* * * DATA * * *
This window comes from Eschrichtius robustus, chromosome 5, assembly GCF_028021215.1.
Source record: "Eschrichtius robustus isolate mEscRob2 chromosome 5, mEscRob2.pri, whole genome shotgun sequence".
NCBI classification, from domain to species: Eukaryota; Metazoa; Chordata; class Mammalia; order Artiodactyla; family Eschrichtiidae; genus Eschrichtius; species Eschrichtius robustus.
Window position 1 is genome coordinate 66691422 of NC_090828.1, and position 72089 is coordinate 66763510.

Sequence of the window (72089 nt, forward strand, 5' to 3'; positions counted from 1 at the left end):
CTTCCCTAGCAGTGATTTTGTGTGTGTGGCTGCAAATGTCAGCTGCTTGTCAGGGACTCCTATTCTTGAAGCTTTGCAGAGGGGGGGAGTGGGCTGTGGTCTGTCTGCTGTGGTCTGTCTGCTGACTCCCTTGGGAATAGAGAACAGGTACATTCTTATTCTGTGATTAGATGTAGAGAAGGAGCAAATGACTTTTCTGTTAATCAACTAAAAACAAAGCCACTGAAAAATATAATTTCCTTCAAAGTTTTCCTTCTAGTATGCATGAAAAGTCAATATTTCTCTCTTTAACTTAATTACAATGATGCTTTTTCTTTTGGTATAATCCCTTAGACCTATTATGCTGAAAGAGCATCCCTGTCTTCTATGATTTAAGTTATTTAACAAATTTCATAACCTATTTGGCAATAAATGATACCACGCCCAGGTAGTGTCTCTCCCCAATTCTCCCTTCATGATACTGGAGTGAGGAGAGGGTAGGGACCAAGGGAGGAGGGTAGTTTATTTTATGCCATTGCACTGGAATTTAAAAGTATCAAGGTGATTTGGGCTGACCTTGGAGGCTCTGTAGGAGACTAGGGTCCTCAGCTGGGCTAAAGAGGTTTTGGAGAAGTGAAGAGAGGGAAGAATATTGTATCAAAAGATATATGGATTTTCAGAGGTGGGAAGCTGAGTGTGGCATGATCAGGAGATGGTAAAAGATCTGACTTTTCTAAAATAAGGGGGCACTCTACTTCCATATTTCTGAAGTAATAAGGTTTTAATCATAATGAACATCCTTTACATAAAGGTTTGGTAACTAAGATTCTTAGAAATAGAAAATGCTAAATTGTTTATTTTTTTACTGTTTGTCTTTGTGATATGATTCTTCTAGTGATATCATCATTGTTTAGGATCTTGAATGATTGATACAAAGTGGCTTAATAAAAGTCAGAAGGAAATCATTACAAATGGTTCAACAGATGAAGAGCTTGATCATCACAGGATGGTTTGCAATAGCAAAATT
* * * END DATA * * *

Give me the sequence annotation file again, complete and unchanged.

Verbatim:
This window comes from Eschrichtius robustus, chromosome 5, assembly GCF_028021215.1.
Source record: "Eschrichtius robustus isolate mEscRob2 chromosome 5, mEscRob2.pri, whole genome shotgun sequence".
NCBI classification, from domain to species: Eukaryota; Metazoa; Chordata; class Mammalia; order Artiodactyla; family Eschrichtiidae; genus Eschrichtius; species Eschrichtius robustus.
Window position 1 is genome coordinate 66691422 of NC_090828.1, and position 72089 is coordinate 66763510.

Sequence of the window (72089 nt, forward strand, 5' to 3'; positions counted from 1 at the left end):
CTTCCCTAGCAGTGATTTTGTGTGTGTGGCTGCAAATGTCAGCTGCTTGTCAGGGACTCCTATTCTTGAAGCTTTGCAGAGGGGGGGAGTGGGCTGTGGTCTGTCTGCTGTGGTCTGTCTGCTGACTCCCTTGGGAATAGAGAACAGGTACATTCTTATTCTGTGATTAGATGTAGAGAAGGAGCAAATGACTTTTCTGTTAATCAACTAAAAACAAAGCCACTGAAAAATATAATTTCCTTCAAAGTTTTCCTTCTAGTATGCATGAAAAGTCAATATTTCTCTCTTTAACTTAATTACAATGATGCTTTTTCTTTTGGTATAATCCCTTAGACCTATTATGCTGAAAGAGCATCCCTGTCTTCTATGATTTAAGTTATTTAACAAATTTCATAACCTATTTGGCAATAAATGATACCACGCCCAGGTAGTGTCTCTCCCCAATTCTCCCTTCATGATACTGGAGTGAGGAGAGGGTAGGGACCAAGGGAGGAGGGTAGTTTATTTTATGCCATTGCACTGGAATTTAAAAGTATCAAGGTGATTTGGGCTGACCTTGGAGGCTCTGTAGGAGACTAGGGTCCTCAGCTGGGCTAAAGAGGTTTTGGAGAAGTGAAGAGAGGGAAGAATATTGTATCAAAAGATATATGGATTTTCAGAGGTGGGAAGCTGAGTGTGGCATGATCAGGAGATGGTAAAAGATCTGACTTTTCTAAAATAAGGGGGCACTCTACTTCCATATTTCTGAAGTAATAAGGTTTTAATCATAATGAACATCCTTTACATAAAGGTTTGGTAACTAAGATTCTTAGAAATAGAAAATGCTAAATTGTTTATTTTTTTACTGTTTGTCTTTGTGATATGATTCTTCTAGTGATATCATCATTGTTTAGGATCTTGAATGATTGATACAAAGTGGCTTAATAAAAGTCAGAAGGAAATCATTACAAATGGTTCAACAGATGAAGAGCTTGATCATCACAGGATGGTTTGCAATAGCAAAATT